‘He’s a hard-working boy and hates losing.’ United manager Bill Leivers hit the nail on the head when he secured the signing of 23-year-old midfielder Graham ‘Willie’ Watson from Doncaster in September 1972.

Bill knew what exactly what and who he was taking on – the 15-year-old Willie had been his first signing when he was boss at Belle Vue – and his judgement would be proved spot on over the course of nearly 250 United matches.

Willie, whose nickname stemmed from a cricketer-footballer of a previous era, adorned the midfield as the U’s won promotion to Division Three in his first season, and continued to feature prominently over the next six seasons.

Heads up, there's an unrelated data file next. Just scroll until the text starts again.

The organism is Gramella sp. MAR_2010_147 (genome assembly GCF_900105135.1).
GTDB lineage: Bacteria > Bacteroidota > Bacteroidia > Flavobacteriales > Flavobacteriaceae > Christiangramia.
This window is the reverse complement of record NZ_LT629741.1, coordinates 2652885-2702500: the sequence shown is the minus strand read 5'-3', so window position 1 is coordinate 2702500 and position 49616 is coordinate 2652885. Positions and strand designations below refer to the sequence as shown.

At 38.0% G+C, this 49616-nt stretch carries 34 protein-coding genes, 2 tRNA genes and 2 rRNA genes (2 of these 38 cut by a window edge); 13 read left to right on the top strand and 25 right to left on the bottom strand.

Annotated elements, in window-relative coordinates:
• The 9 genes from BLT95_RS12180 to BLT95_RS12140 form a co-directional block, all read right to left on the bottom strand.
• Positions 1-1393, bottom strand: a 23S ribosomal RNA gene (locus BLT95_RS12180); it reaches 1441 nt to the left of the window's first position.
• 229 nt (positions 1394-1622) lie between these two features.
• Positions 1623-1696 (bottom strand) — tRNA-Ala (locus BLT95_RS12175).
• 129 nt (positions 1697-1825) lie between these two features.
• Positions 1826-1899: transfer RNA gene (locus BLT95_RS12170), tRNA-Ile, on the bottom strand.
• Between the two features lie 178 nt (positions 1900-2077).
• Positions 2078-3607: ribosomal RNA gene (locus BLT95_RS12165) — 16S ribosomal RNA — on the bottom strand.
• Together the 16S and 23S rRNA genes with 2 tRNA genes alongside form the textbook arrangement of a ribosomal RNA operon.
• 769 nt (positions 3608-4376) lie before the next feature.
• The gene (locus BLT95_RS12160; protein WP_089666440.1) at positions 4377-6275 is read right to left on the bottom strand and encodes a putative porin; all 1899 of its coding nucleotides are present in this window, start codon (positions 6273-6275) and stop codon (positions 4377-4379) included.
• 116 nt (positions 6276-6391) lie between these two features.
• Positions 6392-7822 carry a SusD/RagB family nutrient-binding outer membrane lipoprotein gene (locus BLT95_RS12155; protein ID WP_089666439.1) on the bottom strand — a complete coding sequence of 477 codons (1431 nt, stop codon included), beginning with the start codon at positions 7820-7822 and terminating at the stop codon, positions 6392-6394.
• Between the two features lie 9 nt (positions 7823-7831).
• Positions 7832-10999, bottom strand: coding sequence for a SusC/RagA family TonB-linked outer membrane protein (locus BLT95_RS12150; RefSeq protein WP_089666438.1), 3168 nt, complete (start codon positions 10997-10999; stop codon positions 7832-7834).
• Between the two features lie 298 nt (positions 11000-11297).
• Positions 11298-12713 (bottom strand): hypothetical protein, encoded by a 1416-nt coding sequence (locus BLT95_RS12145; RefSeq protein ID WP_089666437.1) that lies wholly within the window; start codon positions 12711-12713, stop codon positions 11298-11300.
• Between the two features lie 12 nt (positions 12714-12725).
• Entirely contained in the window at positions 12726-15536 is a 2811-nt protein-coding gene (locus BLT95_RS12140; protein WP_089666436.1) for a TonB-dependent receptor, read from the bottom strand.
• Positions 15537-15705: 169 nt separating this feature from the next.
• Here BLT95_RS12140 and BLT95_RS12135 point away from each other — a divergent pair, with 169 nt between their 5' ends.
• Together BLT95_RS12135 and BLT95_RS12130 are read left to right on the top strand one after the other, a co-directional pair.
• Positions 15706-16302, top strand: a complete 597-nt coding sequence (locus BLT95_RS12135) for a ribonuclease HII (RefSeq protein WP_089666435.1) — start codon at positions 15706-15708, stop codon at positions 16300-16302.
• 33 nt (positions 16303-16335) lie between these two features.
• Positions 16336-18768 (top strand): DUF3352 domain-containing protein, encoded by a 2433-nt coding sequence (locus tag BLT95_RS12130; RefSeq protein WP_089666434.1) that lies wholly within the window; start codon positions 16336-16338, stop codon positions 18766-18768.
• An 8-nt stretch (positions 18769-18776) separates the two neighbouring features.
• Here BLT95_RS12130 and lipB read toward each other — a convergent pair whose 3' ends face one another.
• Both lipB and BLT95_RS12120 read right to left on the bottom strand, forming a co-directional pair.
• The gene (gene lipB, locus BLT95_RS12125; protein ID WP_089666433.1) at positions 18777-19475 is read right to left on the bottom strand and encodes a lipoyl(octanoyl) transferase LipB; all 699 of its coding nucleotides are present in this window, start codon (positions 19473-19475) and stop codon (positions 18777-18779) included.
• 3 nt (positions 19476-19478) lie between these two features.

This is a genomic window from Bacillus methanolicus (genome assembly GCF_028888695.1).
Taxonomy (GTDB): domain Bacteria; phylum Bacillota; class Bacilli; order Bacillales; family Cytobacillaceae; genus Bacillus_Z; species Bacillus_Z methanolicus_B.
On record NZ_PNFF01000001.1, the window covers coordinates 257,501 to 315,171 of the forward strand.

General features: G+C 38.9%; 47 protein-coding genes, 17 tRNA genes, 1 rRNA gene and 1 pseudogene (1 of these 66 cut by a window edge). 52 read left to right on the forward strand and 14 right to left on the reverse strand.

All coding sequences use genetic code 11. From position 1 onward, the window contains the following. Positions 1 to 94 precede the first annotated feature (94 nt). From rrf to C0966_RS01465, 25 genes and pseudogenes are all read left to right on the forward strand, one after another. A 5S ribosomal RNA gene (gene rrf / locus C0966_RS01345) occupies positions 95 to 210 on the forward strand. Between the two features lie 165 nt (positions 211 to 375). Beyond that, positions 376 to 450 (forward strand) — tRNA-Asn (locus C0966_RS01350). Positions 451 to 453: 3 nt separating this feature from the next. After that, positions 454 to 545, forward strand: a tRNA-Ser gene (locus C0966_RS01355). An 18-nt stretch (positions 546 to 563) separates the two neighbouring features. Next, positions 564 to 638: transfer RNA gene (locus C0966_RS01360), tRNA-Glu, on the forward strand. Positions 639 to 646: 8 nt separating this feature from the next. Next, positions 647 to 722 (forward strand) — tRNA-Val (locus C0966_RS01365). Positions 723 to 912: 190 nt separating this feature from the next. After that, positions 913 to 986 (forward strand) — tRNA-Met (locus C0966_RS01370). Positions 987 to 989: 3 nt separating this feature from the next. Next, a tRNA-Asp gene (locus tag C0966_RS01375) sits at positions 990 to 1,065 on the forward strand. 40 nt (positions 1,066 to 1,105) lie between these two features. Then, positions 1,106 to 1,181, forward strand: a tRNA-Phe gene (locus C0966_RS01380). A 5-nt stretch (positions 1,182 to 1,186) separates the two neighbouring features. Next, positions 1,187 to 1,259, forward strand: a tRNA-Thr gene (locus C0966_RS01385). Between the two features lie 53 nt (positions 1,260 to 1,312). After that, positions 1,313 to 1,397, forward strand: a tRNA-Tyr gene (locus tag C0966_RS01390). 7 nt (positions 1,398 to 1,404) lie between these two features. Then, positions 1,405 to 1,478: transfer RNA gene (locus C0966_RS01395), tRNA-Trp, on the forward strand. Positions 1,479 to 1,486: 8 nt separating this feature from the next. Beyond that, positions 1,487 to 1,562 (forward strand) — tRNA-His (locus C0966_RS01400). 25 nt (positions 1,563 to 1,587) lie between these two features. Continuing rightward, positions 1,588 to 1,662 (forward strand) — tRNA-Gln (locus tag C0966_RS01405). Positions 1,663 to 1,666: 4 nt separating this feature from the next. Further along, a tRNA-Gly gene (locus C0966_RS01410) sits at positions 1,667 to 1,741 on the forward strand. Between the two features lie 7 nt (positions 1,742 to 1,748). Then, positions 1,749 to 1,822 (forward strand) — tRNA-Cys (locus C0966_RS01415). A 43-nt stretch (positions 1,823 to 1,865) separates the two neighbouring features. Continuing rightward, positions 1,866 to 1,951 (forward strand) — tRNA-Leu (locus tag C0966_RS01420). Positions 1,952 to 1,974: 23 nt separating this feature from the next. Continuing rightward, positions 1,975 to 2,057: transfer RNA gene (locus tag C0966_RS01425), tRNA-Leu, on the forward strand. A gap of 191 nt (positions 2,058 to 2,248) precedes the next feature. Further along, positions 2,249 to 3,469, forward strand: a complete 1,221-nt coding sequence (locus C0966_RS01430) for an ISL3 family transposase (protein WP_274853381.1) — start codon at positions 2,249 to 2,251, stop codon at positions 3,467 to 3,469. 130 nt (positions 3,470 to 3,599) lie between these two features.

Even after a brief excursion to Lincoln City in 1978, he couldn’t resist a return to the place where he, and United fans, felt he belonged. He stayed until the 1970s ticked over into the 80s.

Always clocking up the match miles, always probing and, too often for his opponents’ liking, slicing defences open with a killer pass, Willie scored 30 goals and provided countless others. No wonder fellow Hall of Famer Alan Biley describes him as ‘the man who made me’.

Ron Atkinson, the manager who succeeded Leivers, noted approvingly that when Willie played well the team did likewise; it was an observation that was shared on the terraces.

It seemed natural that, when he left the Abbey, he should stay in the Cambridge area and swap football stories with the customers of his pubs.

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